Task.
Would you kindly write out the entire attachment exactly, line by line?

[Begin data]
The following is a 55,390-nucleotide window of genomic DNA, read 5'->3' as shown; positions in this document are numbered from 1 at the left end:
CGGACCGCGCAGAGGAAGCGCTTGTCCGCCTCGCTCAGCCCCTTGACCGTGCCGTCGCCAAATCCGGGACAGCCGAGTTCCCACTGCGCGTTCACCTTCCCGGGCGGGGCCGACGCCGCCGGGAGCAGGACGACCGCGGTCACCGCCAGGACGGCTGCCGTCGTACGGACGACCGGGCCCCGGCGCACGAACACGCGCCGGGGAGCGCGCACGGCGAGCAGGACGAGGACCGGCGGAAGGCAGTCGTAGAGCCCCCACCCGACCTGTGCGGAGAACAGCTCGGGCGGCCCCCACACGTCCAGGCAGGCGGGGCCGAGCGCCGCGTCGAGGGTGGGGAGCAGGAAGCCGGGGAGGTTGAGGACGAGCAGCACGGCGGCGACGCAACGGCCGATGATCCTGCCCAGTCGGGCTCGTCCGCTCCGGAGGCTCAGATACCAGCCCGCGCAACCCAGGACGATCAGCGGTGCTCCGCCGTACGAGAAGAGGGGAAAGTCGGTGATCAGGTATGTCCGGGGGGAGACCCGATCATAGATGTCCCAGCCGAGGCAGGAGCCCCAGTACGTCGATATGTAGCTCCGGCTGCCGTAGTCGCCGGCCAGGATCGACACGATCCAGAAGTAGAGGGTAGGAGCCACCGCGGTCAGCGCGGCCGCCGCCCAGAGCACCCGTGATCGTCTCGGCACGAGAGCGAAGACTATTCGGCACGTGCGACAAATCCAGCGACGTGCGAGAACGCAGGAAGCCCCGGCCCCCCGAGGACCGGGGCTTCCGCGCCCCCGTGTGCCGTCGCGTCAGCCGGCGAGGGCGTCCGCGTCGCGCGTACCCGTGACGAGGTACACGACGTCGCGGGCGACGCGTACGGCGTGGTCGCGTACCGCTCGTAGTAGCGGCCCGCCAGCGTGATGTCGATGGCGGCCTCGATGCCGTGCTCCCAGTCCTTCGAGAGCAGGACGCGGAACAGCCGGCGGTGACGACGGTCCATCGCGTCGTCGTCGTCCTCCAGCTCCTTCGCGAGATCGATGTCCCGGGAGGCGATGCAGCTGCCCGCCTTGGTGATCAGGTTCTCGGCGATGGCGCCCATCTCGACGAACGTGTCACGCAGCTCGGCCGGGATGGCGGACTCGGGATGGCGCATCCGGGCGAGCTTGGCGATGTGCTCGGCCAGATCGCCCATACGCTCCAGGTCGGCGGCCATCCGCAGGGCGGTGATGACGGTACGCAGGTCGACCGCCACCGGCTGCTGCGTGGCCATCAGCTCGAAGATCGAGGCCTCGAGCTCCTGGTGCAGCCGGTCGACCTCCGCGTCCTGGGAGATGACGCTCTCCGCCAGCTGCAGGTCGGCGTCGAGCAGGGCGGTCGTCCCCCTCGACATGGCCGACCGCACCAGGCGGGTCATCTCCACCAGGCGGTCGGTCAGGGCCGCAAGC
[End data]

The following is a 55,390-nucleotide window of genomic DNA, read 5'->3' as shown; positions in this document are numbered from 1 at the left end:
CGGACCGCGCAGAGGAAGCGCTTGTCCGCCTCGCTCAGCCCCTTGACCGTGCCGTCGCCAAATCCGGGACAGCCGAGTTCCCACTGCGCGTTCACCTTCCCGGGCGGGGCCGACGCCGCCGGGAGCAGGACGACCGCGGTCACCGCCAGGACGGCTGCCGTCGTACGGACGACCGGGCCCCGGCGCACGAACACGCGCCGGGGAGCGCGCACGGCGAGCAGGACGAGGACCGGCGGAAGGCAGTCGTAGAGCCCCCACCCGACCTGTGCGGAGAACAGCTCGGGCGGCCCCCACACGTCCAGGCAGGCGGGGCCGAGCGCCGCGTCGAGGGTGGGGAGCAGGAAGCCGGGGAGGTTGAGGACGAGCAGCACGGCGGCGACGCAACGGCCGATGATCCTGCCCAGTCGGGCTCGTCCGCTCCGGAGGCTCAGATACCAGCCCGCGCAACCCAGGACGATCAGCGGTGCTCCGCCGTACGAGAAGAGGGGAAAGTCGGTGATCAGGTATGTCCGGGGGGAGACCCGATCATAGATGTCCCAGCCGAGGCAGGAGCCCCAGTACGTCGATATGTAGCTCCGGCTGCCGTAGTCGCCGGCCAGGATCGACACGATCCAGAAGTAGAGGGTAGGAGCCACCGCGGTCAGCGCGGCCGCCGCCCAGAGCACCCGTGATCGTCTCGGCACGAGAGCGAAGACTATTCGGCACGTGCGACAAATCCAGCGACGTGCGAGAACGCAGGAAGCCCCGGCCCCCCGAGGACCGGGGCTTCCGCGCCCCCGTGTGCCGTCGCGTCAGCCGGCGAGGGCGTCCGCGTCGCGCGTACCCGTGACGAGGTACACGACGTCGCGGGCGACGCGTACGGCGTGGTCGCGTACCGCTCGTAGTAGCGGCCCGCCAGCGTGATGTCGATGGCGGCCTCGATGCCGTGCTCCCAGTCCTTCGAGAGCAGGACGCGGAACAGCCGGCGGTGACGACGGTCCATCGCGTCGTCGTCGTCCTCCAGCTCCTTCGCGAGATCGATGTCCCGGGAGGCGATGCAGCTGCCCGCCTTGGTGATCAGGTTCTCGGCGATGGCGCCCATCTCGACGAACGTGTCACGCAGCTCGGCCGGGATGGCGGACTCGGGATGGCGCATCCGGGCGAGCTTGGCGATGTGCTCGGCCAGATCGCCCATACGCTCCAGGTCGGCGGCCATCCGCAGGGCGGTGATGACGGTACGCAGGTCGACCGCCACCGGCTGCTGCGTGGCCATCAGCTCGAAGATCGAGGCCTCGAGCTCCTGGTGCAGCCGGTCGACCTCCGCGTCCTGGGAGATGACGCTCTCCGCCAGCTGCAGGTCGGCGTCGAGCAGGGCGGTCGTCCCCCTCGACATGGCCGACCGCACCAGGCGGGTCATCTCCACCAGGCGGTCGGTCAGGGCCGCAAGC